This book is full of lovely images and numerous recipes. I’ve just spent a whole lot of time starring at the recipes. The only one I’ve tried out is the green tea recipe which is really good! Looking forward to having more time to try out more stuff from the book!
Today, I decided it was time to get another book (funny how I don’t really use each book that I have to the fullest potential).
I want to advance beyond just cupcakes. I want to move towards making my own entremets, tortes etc. (I do have some experience from working in a bakery). Unfortunately, most of these french pastry books are found in french, japanese or mandarin. I struggled through the mandarin section till I finally found a book which had english translations at the back (hehee).
Can’t wait to get started on this book and to try out the recipes from the others too!
Also anticipating the arrival of my Laduree Sucre Book! (or more like trip to London when I get it:) )
Gonna make some more macarons tomorrow! So stay tuned!
Meanwhile, if you do have any questions, feel free to pop a comment! I’ll get back asap :)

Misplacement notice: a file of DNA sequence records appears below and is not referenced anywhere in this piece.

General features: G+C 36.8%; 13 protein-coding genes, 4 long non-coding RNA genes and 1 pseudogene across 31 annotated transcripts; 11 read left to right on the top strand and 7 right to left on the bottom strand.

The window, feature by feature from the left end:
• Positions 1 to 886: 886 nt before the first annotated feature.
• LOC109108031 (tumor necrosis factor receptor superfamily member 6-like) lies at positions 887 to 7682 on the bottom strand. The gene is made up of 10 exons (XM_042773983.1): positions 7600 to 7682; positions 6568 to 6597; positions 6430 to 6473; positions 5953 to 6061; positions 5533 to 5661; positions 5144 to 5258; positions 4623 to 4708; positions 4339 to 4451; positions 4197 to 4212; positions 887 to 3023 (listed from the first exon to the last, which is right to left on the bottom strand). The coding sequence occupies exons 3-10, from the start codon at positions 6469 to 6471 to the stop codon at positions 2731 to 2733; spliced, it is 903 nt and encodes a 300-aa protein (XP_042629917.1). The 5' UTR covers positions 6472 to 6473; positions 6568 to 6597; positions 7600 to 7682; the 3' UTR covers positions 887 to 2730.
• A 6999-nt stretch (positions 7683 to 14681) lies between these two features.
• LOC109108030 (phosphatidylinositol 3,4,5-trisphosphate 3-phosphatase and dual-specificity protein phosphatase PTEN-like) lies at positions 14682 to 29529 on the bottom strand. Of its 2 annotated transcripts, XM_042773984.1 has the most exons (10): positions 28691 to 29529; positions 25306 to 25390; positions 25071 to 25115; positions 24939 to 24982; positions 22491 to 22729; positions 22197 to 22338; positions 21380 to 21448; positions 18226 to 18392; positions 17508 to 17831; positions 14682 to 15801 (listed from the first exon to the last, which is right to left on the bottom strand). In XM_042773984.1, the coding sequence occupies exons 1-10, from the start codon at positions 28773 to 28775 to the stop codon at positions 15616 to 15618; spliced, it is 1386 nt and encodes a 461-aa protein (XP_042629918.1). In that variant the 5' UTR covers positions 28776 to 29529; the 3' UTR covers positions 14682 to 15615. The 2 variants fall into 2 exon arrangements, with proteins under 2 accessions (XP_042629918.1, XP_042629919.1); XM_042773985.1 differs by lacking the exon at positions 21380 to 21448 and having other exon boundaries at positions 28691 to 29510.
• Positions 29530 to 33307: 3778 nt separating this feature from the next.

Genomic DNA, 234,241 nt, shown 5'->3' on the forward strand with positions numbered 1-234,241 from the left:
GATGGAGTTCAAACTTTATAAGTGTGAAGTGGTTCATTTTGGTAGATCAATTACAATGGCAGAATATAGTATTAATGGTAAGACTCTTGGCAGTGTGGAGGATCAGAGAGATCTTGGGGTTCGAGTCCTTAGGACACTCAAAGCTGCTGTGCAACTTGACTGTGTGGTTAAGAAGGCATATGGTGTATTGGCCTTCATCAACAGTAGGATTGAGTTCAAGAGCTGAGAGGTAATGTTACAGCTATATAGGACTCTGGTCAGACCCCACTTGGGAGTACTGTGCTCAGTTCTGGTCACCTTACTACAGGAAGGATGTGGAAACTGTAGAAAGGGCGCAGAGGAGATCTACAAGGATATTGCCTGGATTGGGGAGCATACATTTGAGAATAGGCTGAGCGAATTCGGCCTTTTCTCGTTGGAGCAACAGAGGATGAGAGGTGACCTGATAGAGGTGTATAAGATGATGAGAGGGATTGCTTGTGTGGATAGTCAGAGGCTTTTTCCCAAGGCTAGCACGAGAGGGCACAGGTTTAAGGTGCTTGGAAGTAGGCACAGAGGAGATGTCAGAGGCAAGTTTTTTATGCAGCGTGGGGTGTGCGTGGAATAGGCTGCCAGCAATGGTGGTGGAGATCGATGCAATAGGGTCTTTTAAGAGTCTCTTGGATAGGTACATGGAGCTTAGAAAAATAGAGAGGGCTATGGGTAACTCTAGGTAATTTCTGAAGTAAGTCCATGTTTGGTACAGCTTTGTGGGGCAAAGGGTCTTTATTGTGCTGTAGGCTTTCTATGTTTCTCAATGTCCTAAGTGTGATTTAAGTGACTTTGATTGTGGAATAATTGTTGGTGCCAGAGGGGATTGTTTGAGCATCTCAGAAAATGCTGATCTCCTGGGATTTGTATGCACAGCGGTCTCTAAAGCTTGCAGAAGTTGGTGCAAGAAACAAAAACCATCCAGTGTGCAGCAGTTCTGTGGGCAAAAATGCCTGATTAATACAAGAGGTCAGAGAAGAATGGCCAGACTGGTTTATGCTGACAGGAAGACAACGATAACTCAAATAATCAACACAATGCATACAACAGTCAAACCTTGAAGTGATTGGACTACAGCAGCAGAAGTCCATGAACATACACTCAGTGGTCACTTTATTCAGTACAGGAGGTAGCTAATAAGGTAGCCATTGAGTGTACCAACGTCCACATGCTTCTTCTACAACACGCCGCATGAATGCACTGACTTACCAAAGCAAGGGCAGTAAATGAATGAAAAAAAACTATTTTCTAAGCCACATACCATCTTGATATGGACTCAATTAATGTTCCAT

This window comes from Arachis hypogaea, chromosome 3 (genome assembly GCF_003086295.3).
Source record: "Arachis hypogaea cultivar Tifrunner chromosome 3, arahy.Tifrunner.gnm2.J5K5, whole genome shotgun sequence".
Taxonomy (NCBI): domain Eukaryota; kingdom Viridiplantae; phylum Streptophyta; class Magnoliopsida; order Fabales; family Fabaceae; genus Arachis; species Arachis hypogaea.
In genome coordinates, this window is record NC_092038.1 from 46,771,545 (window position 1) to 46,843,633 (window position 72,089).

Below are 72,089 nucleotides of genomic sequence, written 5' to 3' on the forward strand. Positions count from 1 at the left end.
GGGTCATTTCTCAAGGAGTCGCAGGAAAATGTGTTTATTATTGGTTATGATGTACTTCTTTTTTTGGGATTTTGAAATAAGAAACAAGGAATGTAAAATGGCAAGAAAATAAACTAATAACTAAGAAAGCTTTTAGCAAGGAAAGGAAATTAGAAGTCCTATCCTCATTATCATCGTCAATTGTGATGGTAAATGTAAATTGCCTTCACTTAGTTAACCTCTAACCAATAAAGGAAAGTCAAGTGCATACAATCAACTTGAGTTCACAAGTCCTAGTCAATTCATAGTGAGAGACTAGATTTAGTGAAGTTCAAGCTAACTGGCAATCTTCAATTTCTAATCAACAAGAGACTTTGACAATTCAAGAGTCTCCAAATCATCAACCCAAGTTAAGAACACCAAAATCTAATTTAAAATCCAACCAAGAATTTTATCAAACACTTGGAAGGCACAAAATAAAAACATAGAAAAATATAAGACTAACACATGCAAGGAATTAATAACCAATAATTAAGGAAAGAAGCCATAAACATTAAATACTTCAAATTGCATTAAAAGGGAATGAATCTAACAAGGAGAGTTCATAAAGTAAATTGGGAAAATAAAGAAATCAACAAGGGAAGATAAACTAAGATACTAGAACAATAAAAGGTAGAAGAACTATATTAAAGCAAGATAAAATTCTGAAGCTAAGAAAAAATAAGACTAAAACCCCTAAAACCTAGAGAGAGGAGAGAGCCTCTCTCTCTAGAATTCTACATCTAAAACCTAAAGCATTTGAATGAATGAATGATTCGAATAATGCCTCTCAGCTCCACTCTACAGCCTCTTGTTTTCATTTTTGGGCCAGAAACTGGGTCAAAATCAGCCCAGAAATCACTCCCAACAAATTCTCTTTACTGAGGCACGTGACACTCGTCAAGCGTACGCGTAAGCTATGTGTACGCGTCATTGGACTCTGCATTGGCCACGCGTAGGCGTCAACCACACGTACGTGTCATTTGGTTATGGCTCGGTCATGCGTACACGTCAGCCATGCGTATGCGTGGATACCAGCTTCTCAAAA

Love
Eug

Hello friends!

Had a real busy week at work, which left me with little time to update or to try out things.

Once the week was over, I jumped on the opportunity to try out what I took away from my macaron class last week.

I made some modifications to the recipe and am pretty pleased with the results (see below).

When I went for the lesson, I found that the macaron shells were too sweet, making me assume that the only way to ensure that my macarons weren’t overly sweet would be to have a less sweet filling. I dared not cut down on the sugar level of the macarons for fear of disappearing feet.

Instead of using 150g of ground almonds, I substituted it for 100g of ground almonds and 50g of ground black sesame (which can be bought at Daiso. They have everything!).